Sammy Wegent, the co-founder and CEO of Speechless, taught an improv class at SFCC with Marc Hershon. I took that class and a couple of the follow-on classes, and I got to know Sammy and Marc from that experience. A couple of years later, they invited me to their first Speechless show, which is an improv presentation comedy show. They thought I’d enjoy it as someone that lives in that netherworld between comedy and corporate presentations – I loved it. When I talked to them after the show, they invited me to be in the next show, and I’ve been coming back ever since.

Speechless ran a tournament with participants from various Silicon Valley tech firms. I won it that first year, so I walked home with the trophy, which they had engraved with the slogan of ‘The Funniest Person in Silicon Valley’. Why they had the right to come up with that title and how I possibly qualified for it by winning a single tournament for a specific improv comedy show is a mystery, but I do have the trophy, and it does say that thing.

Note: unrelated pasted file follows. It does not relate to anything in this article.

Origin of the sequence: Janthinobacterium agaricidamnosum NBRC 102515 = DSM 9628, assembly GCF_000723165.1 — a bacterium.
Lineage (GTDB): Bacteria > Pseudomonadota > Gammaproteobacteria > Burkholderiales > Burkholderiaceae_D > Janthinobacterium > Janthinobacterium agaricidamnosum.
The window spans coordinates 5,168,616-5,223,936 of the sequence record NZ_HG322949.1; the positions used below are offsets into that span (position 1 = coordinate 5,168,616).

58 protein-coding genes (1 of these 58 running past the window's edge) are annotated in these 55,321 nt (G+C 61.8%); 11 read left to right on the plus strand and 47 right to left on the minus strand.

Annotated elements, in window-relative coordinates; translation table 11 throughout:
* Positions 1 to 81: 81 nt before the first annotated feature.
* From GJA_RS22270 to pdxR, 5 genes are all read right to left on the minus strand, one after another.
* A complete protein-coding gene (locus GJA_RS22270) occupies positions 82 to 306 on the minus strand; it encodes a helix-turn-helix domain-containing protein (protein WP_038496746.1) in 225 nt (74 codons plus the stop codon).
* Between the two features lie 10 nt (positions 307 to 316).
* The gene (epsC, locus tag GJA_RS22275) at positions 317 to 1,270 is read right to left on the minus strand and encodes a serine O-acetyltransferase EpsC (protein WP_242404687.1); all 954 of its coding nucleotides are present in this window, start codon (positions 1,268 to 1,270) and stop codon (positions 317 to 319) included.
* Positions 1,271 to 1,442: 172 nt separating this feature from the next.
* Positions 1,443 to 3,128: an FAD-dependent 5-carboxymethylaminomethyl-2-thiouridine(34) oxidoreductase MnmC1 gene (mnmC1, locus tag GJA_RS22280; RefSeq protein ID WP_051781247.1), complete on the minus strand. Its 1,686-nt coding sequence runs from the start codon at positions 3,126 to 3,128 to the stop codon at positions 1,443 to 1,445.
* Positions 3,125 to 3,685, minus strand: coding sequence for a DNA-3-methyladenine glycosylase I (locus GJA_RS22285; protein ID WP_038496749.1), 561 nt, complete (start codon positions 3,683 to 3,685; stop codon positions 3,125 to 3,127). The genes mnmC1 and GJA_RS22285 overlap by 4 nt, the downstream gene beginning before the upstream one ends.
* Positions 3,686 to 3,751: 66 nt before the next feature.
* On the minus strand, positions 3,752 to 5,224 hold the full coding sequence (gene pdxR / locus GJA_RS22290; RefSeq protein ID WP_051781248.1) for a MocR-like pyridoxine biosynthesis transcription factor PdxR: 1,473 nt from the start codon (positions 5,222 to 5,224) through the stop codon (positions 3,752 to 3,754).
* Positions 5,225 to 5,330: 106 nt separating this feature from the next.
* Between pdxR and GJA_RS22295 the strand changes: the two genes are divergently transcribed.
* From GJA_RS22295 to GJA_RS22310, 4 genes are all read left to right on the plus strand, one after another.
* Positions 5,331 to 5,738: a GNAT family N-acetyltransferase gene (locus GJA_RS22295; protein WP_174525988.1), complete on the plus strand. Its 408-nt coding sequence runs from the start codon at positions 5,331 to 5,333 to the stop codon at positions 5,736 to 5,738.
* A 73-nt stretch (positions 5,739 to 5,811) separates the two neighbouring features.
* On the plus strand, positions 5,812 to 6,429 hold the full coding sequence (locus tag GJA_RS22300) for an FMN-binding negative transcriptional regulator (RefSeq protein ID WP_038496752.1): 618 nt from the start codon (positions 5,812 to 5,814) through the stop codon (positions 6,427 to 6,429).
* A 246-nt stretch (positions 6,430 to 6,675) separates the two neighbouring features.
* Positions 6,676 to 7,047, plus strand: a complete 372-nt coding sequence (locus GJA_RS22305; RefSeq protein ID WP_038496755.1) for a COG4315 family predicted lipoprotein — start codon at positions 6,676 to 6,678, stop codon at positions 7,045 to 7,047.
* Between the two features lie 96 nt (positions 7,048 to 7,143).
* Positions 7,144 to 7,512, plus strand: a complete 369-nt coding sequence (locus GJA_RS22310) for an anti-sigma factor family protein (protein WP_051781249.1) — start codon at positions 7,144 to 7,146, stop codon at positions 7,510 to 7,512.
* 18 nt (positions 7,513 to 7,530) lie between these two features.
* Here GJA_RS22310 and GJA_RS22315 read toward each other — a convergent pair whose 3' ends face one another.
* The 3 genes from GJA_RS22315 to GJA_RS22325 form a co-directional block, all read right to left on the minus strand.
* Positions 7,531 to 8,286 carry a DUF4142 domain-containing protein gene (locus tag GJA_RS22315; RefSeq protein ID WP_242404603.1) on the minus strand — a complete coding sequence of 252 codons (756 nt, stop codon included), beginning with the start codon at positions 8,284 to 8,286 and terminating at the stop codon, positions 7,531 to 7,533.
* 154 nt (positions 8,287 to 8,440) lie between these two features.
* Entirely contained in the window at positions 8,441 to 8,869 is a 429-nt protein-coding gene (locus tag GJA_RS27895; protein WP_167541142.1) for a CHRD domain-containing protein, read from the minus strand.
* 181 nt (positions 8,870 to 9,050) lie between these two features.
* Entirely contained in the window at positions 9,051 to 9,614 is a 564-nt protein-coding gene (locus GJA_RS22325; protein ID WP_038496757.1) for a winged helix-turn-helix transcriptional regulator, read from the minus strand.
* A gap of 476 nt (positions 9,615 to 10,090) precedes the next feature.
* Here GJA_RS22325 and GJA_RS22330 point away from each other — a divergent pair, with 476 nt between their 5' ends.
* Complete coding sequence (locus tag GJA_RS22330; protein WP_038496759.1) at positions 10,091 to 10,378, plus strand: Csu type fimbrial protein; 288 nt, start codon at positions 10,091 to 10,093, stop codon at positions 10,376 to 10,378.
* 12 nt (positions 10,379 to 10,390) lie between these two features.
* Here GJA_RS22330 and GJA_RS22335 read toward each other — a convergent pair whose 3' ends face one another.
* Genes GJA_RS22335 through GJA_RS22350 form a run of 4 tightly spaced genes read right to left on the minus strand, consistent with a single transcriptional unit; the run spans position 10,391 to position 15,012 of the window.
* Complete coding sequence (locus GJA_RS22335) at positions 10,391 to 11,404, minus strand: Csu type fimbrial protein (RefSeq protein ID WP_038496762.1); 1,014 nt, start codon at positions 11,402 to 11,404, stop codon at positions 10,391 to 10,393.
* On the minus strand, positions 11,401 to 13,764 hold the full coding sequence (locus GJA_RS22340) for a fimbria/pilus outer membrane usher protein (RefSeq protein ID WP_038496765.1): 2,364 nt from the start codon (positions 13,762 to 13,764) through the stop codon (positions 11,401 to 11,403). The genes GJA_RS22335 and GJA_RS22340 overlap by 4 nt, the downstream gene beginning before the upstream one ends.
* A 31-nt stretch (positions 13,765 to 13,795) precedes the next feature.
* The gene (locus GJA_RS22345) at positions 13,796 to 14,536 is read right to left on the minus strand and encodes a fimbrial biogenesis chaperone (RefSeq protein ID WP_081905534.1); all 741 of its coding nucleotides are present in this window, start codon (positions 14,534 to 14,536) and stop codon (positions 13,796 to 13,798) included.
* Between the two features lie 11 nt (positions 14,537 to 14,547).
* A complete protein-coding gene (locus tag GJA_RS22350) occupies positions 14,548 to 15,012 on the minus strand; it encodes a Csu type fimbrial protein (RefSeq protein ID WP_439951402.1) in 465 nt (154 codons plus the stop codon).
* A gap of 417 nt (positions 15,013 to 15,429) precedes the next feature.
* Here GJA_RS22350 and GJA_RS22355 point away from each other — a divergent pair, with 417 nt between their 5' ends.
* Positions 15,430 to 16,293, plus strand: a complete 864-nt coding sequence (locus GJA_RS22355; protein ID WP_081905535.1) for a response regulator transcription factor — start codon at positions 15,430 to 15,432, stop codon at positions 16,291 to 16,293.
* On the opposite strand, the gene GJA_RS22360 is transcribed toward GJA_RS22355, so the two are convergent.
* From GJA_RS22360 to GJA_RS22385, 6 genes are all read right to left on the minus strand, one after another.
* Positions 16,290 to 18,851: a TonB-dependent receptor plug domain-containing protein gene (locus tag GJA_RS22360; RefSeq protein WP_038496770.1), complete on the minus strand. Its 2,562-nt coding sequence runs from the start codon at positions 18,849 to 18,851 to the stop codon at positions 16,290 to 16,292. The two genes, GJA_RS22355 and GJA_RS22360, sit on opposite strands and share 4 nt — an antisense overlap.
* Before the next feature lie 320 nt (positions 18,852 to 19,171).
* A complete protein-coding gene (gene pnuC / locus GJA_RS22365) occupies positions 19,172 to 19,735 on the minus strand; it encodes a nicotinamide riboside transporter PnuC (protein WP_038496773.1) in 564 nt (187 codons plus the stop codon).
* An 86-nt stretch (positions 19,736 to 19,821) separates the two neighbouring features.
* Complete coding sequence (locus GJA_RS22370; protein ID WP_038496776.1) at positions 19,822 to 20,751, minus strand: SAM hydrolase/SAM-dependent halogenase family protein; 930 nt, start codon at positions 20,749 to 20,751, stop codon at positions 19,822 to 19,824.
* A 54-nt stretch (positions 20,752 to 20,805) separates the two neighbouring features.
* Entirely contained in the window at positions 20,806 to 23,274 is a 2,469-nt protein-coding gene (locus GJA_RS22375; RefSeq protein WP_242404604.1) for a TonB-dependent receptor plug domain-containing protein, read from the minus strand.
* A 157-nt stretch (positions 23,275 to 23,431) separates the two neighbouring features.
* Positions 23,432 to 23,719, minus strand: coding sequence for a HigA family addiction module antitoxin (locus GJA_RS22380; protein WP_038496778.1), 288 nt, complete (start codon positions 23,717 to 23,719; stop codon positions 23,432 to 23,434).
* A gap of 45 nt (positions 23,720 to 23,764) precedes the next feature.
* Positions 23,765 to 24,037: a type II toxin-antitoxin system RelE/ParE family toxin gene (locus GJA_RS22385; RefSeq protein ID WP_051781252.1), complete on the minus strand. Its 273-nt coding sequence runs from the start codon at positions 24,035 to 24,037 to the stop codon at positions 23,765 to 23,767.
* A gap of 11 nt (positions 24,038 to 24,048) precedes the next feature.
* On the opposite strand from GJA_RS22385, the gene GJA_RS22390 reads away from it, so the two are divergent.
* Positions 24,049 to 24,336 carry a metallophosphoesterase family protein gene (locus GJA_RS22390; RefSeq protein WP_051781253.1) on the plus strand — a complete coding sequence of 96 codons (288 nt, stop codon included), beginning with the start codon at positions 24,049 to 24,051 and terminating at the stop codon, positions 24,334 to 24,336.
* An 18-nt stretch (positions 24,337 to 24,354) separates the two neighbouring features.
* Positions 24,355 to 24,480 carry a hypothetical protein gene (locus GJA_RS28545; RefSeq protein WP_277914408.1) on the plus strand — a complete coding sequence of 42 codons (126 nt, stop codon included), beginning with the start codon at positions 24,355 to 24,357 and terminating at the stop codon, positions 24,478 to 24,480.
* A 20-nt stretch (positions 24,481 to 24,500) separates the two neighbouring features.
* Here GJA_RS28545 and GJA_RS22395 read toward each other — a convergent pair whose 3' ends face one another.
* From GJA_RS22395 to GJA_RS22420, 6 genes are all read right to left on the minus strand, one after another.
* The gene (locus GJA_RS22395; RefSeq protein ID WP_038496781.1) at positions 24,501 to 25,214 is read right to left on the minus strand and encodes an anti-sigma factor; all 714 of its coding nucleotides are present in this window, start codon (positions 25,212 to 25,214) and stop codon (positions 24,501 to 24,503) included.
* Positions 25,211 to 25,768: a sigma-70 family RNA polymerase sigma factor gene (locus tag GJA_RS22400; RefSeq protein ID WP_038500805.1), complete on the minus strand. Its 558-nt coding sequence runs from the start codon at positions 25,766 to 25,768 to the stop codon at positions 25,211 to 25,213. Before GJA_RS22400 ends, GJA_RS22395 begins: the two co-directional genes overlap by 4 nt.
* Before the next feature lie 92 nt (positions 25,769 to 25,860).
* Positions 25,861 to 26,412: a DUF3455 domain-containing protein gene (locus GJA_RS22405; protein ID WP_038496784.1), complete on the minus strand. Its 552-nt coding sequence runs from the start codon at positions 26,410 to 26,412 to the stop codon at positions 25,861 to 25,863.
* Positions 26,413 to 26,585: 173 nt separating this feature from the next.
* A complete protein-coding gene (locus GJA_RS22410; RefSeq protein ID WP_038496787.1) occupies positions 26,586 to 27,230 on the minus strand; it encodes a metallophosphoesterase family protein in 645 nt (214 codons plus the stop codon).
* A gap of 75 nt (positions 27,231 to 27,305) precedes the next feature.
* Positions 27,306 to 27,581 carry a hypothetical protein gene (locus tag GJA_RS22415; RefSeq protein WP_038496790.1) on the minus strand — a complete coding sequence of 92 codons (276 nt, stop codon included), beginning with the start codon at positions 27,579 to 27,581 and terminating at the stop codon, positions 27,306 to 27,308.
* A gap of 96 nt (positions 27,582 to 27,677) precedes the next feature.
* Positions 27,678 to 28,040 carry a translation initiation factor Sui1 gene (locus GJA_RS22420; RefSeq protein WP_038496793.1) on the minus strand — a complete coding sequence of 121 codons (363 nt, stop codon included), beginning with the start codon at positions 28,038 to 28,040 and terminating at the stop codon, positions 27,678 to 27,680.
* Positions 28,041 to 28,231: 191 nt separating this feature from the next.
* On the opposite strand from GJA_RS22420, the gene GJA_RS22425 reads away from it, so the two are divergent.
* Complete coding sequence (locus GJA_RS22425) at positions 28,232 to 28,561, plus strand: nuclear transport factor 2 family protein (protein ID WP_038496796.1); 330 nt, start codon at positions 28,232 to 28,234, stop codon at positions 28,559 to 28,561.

There is no buzz greater than that you get from a live audience laughing at a joke you just made. But performing takes time out of a busy life, so I also enjoy simply sitting down and writing comedy, or thinking of a funny line and putting it out on Twitter. All of it is fun to me, analyzing what works and trying to tune things to work better.

Comedy, especially performing comedy, is fascinating because you really learn how to do it by actually doing it. My advice to anyone looking to take up comedy is to simply try it (I wish I’d tried it earlier). You can always jump off the deep end and put yourself up at an open mic for stand up. But you don’t have to go that far to get into comedy performance. Take an improv class. Give a talk. Do toastmasters. Do anything that puts you up in front of people, and try to amuse the audience. See how it works. And see how you feel when you can make them laugh. And if it’s fun, do more of it and it’ll get better and more enjoyable. If it’s not fun, that’s fine too; it’s probably not for everyone. But the experience you get in trying it out can help in other ways, like giving talks, or presenting in meetings, or learning to accept rejection and utter failure. Always remember that the audience wants you to succeed. They are there to have fun, not to see you bomb. They are really on your side. I did a routine where I asked the audience to repeat some things after me … and they did! Now I always try to interact with the audience when I can, because they want to be part of the show, and involving them adds a level of unpredictability that makes it even more fun.